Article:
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The Blow Dryer Brush — Overhyped or Actually Worth It?

This article is written by a student writer from the Her Campus at Waterloo chapter.

Does anyone remember when having any form of movement in the ends of your hair after flat ironing it felt weirdly embarrassing? Oh, how the times have changed, LOL. Nowadays, hair that is full of body and movement is all the rage, well at least according to TikToks and Reels on Insta. The best way to achieve lots of bounce in the hair while maintaining a smooth exterior is with the classic blow dryer and round brush combo. However, if you’re like me, you may lack the kind of perseverance and hand-eye coordination needed to accomplish such a feat. Bring in the blow dryer brush — a round brush and blow dryer all-in-one. There are numerous brands that have created their own version of this device, but the Revlon (which I believe retails for around 60-80 dollars, which is much cheaper than some of their leading competitors) is the one that is the most used on social media. Naturally, I decided to give this trend a whirl.

         My initial take upon using it was that the results were rather underwhelming — my hair was left frizzy and weirdly damp in some sections. It felt like no matter what I did, the brush just wasn’t working right. I figured there was no way something that produced such poor results had gone viral, so it was probably issues on my end that were causing such funky results, and I decided to do a little more research. After doing a deep dive, I finally figured out how to use the tool in a way that produced the promised results, and it’s now my most used hair tool to date. Here are a few tips that I have compiled that really helped me nail down the at-home blowout and could help if you’re planning on giving it a try!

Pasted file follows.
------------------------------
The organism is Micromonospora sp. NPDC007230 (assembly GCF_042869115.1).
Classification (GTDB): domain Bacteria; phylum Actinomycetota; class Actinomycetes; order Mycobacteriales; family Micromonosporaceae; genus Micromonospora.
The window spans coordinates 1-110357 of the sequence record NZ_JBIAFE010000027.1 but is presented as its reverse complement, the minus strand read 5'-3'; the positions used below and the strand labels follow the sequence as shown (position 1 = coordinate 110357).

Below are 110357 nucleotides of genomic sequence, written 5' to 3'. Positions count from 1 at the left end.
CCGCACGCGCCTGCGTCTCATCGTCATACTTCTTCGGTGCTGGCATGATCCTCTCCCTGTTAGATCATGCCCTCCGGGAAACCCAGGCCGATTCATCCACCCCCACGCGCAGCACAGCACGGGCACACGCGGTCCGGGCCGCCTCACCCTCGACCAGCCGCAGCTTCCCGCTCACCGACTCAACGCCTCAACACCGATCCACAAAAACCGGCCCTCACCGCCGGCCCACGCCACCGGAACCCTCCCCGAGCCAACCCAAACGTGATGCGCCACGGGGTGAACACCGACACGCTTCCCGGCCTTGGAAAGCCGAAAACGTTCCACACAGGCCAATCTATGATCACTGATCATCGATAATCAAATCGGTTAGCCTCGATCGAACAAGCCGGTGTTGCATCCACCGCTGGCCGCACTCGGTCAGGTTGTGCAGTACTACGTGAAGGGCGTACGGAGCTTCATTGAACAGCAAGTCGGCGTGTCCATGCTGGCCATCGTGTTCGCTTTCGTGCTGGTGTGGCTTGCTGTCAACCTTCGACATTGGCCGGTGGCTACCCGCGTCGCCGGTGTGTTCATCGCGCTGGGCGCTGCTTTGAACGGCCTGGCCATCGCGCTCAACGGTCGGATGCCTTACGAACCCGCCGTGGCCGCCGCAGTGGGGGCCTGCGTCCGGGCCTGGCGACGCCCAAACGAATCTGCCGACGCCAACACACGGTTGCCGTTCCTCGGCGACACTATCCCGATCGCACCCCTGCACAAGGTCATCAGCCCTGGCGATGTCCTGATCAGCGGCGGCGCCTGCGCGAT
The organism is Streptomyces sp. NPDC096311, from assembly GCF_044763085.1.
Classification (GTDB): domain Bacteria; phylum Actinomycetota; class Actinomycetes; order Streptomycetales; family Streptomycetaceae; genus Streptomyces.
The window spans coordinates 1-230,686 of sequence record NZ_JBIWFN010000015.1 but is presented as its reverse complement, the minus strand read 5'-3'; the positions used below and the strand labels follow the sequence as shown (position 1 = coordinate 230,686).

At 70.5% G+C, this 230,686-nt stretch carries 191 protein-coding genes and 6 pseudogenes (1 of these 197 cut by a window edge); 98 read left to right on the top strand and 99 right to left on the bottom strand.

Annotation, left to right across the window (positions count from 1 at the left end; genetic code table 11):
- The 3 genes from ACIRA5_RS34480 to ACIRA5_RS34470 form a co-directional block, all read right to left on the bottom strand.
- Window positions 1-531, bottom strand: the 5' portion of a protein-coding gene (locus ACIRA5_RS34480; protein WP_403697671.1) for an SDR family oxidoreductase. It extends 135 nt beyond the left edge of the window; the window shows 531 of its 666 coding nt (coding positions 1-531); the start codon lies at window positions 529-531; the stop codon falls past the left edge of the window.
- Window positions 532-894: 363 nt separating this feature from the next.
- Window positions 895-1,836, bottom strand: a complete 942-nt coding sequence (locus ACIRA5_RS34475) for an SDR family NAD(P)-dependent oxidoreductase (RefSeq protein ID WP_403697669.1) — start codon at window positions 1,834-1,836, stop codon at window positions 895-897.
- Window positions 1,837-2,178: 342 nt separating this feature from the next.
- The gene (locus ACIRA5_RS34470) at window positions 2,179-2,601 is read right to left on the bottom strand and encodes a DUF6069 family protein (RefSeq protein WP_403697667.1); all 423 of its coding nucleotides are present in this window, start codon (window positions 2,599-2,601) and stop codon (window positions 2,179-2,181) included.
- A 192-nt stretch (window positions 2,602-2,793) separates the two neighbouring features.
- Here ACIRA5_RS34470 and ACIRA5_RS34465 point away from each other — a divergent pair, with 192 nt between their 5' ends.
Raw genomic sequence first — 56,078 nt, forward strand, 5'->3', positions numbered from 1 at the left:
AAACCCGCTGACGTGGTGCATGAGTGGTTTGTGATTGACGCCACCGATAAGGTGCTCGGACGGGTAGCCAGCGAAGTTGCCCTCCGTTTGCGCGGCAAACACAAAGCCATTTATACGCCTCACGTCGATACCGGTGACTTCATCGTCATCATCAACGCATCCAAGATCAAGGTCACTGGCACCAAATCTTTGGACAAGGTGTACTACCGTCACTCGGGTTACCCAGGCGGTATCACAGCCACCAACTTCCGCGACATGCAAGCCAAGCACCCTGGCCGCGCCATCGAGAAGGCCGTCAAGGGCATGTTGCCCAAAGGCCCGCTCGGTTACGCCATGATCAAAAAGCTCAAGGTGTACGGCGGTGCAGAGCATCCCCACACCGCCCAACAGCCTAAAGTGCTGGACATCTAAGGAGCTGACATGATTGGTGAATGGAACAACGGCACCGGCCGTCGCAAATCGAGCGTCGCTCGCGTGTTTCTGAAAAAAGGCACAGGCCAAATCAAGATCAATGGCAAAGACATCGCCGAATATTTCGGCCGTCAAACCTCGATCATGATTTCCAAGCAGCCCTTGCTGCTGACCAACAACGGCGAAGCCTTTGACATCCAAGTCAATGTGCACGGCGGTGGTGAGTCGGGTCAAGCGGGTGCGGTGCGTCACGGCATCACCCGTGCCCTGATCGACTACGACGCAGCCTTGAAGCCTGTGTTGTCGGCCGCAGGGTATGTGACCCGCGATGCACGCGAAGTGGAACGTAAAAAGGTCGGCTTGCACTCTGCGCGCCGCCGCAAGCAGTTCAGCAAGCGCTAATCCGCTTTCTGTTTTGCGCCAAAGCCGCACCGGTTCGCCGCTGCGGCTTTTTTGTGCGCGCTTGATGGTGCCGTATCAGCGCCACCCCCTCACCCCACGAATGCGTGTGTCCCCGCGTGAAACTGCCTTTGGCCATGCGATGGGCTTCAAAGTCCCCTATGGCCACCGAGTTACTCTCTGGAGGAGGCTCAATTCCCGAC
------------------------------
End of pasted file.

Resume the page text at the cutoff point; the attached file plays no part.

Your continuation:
1.  Invest in the right brush! Depending on your hair type and hair texture, you’ll want to make sure you are using the right-sized brush. The larger oval barrel brushes can provide maximum volume with minimal effort, whereas the smaller barrel brushes can help to achieve an end result with more defined curls. 
  1.  Use good leave-in products! Leave-in conditioners and serums are a great way to help seal the hair shaft and ends, which will help to produce a smooth and shiny finish when you go in with the blow dryer brush.
  1. Use a heat protectant specifically made for blowouts! These types of heat protectants not only help to prevent heat damage, but they also help to speed up the drying time needed to blow dry and style your hair, which means your hair also doesn’t have to spend as much time under extreme heat either.
  1. Let your hair air dry! This appears to be the step that can make or break your results. If you go in with the blow dryer brush when your hair is soaking wet or really damp, your results are going to be frizzy. You also run the risk of causing extreme breakage, as your hair strands are super fragile while wet. By ensuring your hair has had some time to air dry prior to going in with the tool, you lower your chances of causing breakage, as well as cutting the overall styling time in half — meaning you can sleep in, shower, and style your hair all before your morning classes!
  1. Small sections! This is another step that really impacts the success of your blowout. I know numerous people who have different kinds of hair types, textures, lengths, and styles who use this tool, and the common consensus amongst the masses is that using smaller sections will produce smoother and longer-lasting results. Although smaller sections can initially appear tedious, they dry much faster than larger sections and are easier to work with overall.

All in all, based on my experience with this tool I think that it is absolutely worth the hype! With a little practice (and patience), I believe that it can easily become anyone’s favourite tool to achieve the bounciest blowout of their dreams, directly from the comfort of their own bathroom (or bedroom floor — we don’t judge here)!

Hey everyone! I am currently enrolled in the Social Development Studies (SDS) Program here at the University of Waterloo. When not working on assignments, I am definitely with my kids, ingesting obnoxious levels of caffeine and sending voice messages to literally anyone who will listen.